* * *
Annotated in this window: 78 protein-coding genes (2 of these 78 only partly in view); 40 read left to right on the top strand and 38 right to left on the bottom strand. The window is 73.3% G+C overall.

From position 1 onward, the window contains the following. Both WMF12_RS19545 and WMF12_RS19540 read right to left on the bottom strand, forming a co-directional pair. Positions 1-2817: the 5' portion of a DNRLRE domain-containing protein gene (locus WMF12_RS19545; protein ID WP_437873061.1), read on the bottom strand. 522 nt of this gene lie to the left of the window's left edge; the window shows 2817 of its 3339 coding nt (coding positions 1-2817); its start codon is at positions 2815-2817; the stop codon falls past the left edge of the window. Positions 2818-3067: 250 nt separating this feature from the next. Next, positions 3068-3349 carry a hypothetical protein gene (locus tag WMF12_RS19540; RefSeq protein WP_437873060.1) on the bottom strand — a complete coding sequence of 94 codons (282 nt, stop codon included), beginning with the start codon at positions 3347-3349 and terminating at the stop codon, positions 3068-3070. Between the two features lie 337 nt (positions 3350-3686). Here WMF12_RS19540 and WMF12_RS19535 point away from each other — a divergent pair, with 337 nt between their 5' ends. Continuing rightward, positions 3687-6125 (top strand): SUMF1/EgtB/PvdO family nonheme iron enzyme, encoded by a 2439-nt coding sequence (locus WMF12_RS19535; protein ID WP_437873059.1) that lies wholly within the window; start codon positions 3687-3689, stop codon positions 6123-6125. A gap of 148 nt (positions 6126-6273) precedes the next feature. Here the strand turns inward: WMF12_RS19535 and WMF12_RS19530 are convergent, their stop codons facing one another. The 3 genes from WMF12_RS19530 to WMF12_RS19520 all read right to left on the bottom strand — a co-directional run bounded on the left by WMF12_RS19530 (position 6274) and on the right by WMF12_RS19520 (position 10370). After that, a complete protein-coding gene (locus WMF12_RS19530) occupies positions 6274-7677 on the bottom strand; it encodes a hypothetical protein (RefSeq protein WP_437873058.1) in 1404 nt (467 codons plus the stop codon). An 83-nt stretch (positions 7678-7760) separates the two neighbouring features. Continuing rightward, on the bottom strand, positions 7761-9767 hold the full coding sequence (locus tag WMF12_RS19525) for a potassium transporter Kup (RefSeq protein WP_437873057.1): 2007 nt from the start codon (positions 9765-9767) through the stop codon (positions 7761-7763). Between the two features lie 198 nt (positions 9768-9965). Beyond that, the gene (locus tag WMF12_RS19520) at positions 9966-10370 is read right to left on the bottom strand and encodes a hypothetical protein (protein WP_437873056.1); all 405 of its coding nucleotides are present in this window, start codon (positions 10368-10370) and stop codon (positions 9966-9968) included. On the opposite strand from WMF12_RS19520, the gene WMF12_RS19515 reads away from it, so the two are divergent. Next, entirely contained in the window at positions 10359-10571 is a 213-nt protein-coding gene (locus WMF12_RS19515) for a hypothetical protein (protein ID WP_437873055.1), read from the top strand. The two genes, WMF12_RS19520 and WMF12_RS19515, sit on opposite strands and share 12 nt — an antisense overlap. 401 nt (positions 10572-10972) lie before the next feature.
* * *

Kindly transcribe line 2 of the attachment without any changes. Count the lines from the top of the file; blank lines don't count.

From position 1 onward, the window contains the following. Both WMF12_RS19545 and WMF12_RS19540 read right to left on the bottom strand, forming a co-directional pair. Positions 1-2817: the 5' portion of a DNRLRE domain-containing protein gene (locus WMF12_RS19545; protein ID WP_437873061.1), read on the bottom strand. 522 nt of this gene lie to the left of the window's left edge; the window shows 2817 of its 3339 coding nt (coding positions 1-2817); its start codon is at positions 2815-2817; the stop codon falls past the left edge of the window. Positions 2818-3067: 250 nt separating this feature from the next. Next, positions 3068-3349 carry a hypothetical protein gene (locus tag WMF12_RS19540; RefSeq protein WP_437873060.1) on the bottom strand — a complete coding sequence of 94 codons (282 nt, stop codon included), beginning with the start codon at positions 3347-3349 and terminating at the stop codon, positions 3068-3070. Between the two features lie 337 nt (positions 3350-3686). Here WMF12_RS19540 and WMF12_RS19535 point away from each other — a divergent pair, with 337 nt between their 5' ends. Continuing rightward, positions 3687-6125 (top strand): SUMF1/EgtB/PvdO family nonheme iron enzyme, encoded by a 2439-nt coding sequence (locus WMF12_RS19535; protein ID WP_437873059.1) that lies wholly within the window; start codon positions 3687-3689, stop codon positions 6123-6125. A gap of 148 nt (positions 6126-6273) precedes the next feature. Here the strand turns inward: WMF12_RS19535 and WMF12_RS19530 are convergent, their stop codons facing one another. The 3 genes from WMF12_RS19530 to WMF12_RS19520 all read right to left on the bottom strand — a co-directional run bounded on the left by WMF12_RS19530 (position 6274) and on the right by WMF12_RS19520 (position 10370). After that, a complete protein-coding gene (locus WMF12_RS19530) occupies positions 6274-7677 on the bottom strand; it encodes a hypothetical protein (RefSeq protein WP_437873058.1) in 1404 nt (467 codons plus the stop codon). An 83-nt stretch (positions 7678-7760) separates the two neighbouring features. Continuing rightward, on the bottom strand, positions 7761-9767 hold the full coding sequence (locus tag WMF12_RS19525) for a potassium transporter Kup (RefSeq protein WP_437873057.1): 2007 nt from the start codon (positions 9765-9767) through the stop codon (positions 7761-7763). Between the two features lie 198 nt (positions 9768-9965). Beyond that, the gene (locus tag WMF12_RS19520) at positions 9966-10370 is read right to left on the bottom strand and encodes a hypothetical protein (protein WP_437873056.1); all 405 of its coding nucleotides are present in this window, start codon (positions 10368-10370) and stop codon (positions 9966-9968) included. On the opposite strand from WMF12_RS19520, the gene WMF12_RS19515 reads away from it, so the two are divergent. Next, entirely contained in the window at positions 10359-10571 is a 213-nt protein-coding gene (locus WMF12_RS19515) for a hypothetical protein (protein ID WP_437873055.1), read from the top strand. The two genes, WMF12_RS19520 and WMF12_RS19515, sit on opposite strands and share 12 nt — an antisense overlap. 401 nt (positions 10572-10972) lie before the next feature.